In April 2016, Fletcher met with a second people business partner, Helen Broomhead, to discuss her unhappiness with her job and the ways the role had changed since the transfer.
She flagged concerns that Wilson was less interested in the staff than before, and that while he was telling Countrywide senior management that everything was fine, he did not want extra support coming into the office.
Giving evidence to Cambridge Employment Tribunal, Broomhead said Fletcher’s “concerns [included] the fact that Mr Wilson was never in the office, that issues regarding processes since joining Countrywide had impacted mostly on the claimant and resulted in a lot of extra work, and that there were many people who were unhappy but they could not go to Mr Wilson as he rebuked them if they attempted to do so”.
When Fletcher attempted to discuss these issues with Wilson on 10 May 2016 – a day before she was due to go on holiday – he was “rude and dismissive [….] when she tried to explain what had been happening in the office, and showed a lack of concern about a staff member who was leaving”.
While she was on holiday, on 19 May 2016, Fletcher resigned from her employment, citing a lack of support, the “derogatory” and “hostile” conduct of Wilson and the difficulties since the acquisition.
She lodged a claim against Countrywide at Cambridge Employment Tribunal on 26 July 2017, claiming constructive unfair dismissal.
Under section 95(1)(c) of the Employment Rights Act 1996, an employee has the right not to be unfairly dismissed by their employer. They also have the right to terminate their employment contract by constructive dismissal for reasons of poor conduct from their employer, if this constitutes a repudiatory breach of the contract.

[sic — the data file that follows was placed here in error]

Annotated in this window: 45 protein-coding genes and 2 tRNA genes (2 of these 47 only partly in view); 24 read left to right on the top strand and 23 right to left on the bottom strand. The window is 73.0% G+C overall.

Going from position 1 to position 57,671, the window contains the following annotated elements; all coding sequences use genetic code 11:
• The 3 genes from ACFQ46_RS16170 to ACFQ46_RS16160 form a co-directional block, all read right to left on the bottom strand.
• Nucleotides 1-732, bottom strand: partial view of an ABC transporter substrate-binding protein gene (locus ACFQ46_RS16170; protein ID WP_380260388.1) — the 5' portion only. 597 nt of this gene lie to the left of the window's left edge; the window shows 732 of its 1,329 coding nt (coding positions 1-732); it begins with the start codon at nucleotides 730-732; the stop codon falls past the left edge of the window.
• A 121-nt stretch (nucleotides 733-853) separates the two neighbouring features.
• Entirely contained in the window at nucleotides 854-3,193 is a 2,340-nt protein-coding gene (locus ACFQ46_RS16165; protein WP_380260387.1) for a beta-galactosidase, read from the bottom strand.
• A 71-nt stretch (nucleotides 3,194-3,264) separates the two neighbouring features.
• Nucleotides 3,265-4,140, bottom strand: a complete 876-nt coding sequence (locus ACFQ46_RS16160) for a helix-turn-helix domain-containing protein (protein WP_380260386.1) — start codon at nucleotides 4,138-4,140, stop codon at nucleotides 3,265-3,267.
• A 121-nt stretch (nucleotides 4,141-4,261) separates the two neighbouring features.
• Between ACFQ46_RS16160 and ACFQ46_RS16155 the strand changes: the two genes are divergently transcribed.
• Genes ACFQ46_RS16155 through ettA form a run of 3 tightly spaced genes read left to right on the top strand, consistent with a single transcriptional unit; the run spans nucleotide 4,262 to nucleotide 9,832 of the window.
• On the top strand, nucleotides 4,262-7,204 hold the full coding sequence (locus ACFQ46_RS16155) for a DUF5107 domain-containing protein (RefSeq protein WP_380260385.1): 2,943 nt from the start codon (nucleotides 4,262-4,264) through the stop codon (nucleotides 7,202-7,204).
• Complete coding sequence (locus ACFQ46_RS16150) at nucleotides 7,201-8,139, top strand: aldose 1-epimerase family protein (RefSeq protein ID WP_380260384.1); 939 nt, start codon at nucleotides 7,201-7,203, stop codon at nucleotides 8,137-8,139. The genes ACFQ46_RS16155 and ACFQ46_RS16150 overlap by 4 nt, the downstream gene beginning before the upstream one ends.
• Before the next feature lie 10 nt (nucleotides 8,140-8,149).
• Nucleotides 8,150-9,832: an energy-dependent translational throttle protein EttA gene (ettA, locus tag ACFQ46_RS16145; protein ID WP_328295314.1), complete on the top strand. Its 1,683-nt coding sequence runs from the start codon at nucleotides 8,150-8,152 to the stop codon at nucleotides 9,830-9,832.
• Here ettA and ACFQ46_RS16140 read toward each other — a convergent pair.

Employment judge G P Sigsworth cited the “severe stress” to which Fletcher had been subjected by her working situation, and the lack of support she had received from her manager in leading her team. He said the behaviour of the company “amounted to a very substantial erosion of trust and confidence, and of the employment relationship. It was a fundamental breach of contract.
“[Mr Wilson] should have welcomed her human resources input, and tried to engage with the staff himself to raise their morale and sort out their issues. Mr Wilson may have not directed his anger at the claimant personally, but […] his hostility made her frightened and fearful for her own position.”
Handing down judgment, he said: “The real reason for the claimant’s resignation was the intolerable situation she found herself in […] I conclude that there was a constructive dismissal, and it was unfair.”
On 5 February 2018, Countrywide was ordered to pay Fletcher a total of £60,252, made up of a basic award of £8,622.00 and a compensatory award of £51,620.
Barry Stanton, head of employment law at Boyes Turner, said: “The claimant’s claim for constructive unfair dismissal succeeded following the acquisition of the business in which she worked. Her claim succeeded in circumstances where her complaints about lack of support went unheeded.
“The failure to address the problems ‘amounted to a substantial erosion of trust and confidence’ from the employment relationship.
“This case demonstrates the importance of listening to and dealing with complaints from members of staff. Failing to deal with such complaints and concerns can permit employees to resign and claim that they have been unfairly – or wrongfully – constructively dismissed.”